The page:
Ways to Involve Students and New Librarians in ALA
We need to encourage and inspire library students and new librarians to join ALA and participate in its activities. When I was a library student at Simmons, the Dean, Tom Galvin, emphasized the importance of service to the profession through ALA. He introduced me to ALA, and I credit him as a major influence in my decision to join ALA early in my career and become active immediately. Today, we have 58 ALA Student Chapters, providing a way for people new to the profession to become involved even before they receive their degrees. http://www.ala.org/ala/mgrps/affiliates/chapters/student/studentchapters1.cfm – contact
My first experience in this campaign with a MLIS student was Jim Holmes, who works at the Reed College Library here in Portland and is a student in the Emporia State Program. Jim volunteered to set up my website and did a fabulous job. A thank you to him is posted separately. Jim encouraged me to get in touch with other Emporia students, and I am delighted to say that a couple of them will be helping me at the Public Library Association Conference here in Portland later this month.
As a presidential candidate at Midwinter 2010, I thought perhaps I could involve students and new librarians in ALA in unusual, if not unique, ways.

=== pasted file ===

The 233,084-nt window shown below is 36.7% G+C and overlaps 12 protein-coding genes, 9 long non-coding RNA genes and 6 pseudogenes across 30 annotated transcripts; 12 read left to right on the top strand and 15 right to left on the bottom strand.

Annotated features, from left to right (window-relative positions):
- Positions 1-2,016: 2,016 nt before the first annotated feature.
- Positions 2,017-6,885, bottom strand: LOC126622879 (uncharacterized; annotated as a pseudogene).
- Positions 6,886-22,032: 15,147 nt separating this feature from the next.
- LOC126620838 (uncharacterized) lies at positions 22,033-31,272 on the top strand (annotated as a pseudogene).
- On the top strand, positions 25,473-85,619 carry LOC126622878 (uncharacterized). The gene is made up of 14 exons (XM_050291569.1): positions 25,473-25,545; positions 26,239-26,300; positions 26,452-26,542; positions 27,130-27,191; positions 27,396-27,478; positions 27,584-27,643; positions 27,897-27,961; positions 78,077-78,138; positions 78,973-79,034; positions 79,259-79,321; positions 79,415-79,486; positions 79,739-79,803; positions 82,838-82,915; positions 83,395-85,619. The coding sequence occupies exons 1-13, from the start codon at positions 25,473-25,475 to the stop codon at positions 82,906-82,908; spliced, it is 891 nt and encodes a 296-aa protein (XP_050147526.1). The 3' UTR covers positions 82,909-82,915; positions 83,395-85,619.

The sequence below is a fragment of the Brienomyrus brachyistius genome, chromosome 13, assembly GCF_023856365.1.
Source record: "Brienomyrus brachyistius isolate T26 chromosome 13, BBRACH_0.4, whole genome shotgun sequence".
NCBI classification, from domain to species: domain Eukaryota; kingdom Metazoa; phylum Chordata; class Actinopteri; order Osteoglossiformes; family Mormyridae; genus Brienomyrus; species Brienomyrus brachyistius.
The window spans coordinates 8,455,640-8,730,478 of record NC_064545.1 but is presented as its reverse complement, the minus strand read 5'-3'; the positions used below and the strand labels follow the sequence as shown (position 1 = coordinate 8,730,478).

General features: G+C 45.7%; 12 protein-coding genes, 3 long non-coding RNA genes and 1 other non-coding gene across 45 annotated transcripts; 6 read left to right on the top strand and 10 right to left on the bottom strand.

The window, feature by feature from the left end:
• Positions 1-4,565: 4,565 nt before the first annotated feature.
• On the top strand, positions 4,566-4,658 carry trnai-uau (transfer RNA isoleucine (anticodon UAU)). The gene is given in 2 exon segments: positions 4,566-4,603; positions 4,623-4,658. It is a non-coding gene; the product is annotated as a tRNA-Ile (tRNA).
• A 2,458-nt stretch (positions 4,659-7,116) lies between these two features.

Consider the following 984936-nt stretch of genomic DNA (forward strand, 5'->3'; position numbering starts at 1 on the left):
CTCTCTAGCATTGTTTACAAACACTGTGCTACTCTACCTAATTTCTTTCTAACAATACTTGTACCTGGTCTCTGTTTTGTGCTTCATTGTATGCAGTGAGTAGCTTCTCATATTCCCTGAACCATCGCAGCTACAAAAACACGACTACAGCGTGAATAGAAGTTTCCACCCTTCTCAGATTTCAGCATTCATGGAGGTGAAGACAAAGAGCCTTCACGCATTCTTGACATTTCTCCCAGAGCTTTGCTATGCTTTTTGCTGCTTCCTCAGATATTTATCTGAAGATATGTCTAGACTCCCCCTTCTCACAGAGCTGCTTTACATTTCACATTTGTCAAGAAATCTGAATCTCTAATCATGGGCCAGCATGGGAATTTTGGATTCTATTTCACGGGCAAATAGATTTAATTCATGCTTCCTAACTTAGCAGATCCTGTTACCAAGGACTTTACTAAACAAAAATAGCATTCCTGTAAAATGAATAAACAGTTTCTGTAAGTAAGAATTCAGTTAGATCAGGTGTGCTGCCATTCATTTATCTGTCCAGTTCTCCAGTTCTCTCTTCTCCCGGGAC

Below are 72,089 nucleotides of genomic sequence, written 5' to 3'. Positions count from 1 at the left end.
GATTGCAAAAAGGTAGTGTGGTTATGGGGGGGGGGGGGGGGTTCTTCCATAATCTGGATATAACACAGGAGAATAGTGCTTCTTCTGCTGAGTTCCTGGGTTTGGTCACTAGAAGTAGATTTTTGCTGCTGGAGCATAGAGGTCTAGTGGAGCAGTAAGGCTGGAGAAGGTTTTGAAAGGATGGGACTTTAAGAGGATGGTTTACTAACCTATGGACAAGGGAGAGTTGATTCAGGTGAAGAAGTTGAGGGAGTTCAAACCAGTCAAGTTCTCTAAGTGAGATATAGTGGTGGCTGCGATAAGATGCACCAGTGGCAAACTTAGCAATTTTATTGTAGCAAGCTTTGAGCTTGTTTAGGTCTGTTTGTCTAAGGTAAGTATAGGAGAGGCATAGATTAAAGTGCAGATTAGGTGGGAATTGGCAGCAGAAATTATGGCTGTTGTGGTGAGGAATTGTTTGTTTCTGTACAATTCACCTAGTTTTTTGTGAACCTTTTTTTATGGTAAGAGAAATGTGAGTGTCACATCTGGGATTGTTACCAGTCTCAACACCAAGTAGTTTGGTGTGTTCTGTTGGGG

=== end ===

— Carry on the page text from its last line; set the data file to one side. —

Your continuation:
Since I knew I would be making presentations to 40 ALA bodies during the conference, I thought students and new librarians could take advantage of an opportunity to accompany me to my appointments. Two Simmons students and one (relatively) new librarian from Utah signed up for “the tour” of ALA. They witnessed the work of a broad range of divisions, committees, roundtables, and caucuses in a first-hand manner that would not have been possible otherwise. They learned of the broad range of fields in the profession and units within ALA to which they could offer service. I also learned from them, as they recounted their observations while we walked from meeting to meeting.
I also needed to staff a campaign table throughout the conference. I thought this would be an opportunity, not only to provide students and new librarians with campaign experience, but to staff the table with one senior librarian and one student or new librarian for each hour. At times, we were able to accomplish this mentoring team arrangement. ALA Past President Professor Loriene Roy was instrumental in recruiting Jon Grass, one of her students at the University of Texas iSchool, to coordinate the staffing of the campaign table. Loriene cranked out over 100 emails to recruit volunteers, and Jon did a terrific job managing and maintaining the staffing schedule. They were the model mentor and student duo that we sought to replicate in the two-person teams assigned to cover the campaign table during the conference.
After the conference, I met with a group of students and faculty at Simmons to discuss current issues in the profession, the role of ALA and its components in the profession and in society, and the importance and benefits of service to the profession afforded through active ALA membership.
Finally, I asked Jon Grass to write a post for this blog about his experiences at Midwinter that could be shared with a wider audience, particularly fellow library students. So, in the next post for this blog, you’ll find his thoughts. For the more “seasoned” readers of this blog, I can’t resist saying …”H-e-e-e-e-e-e-e-e-rs, Jonny!”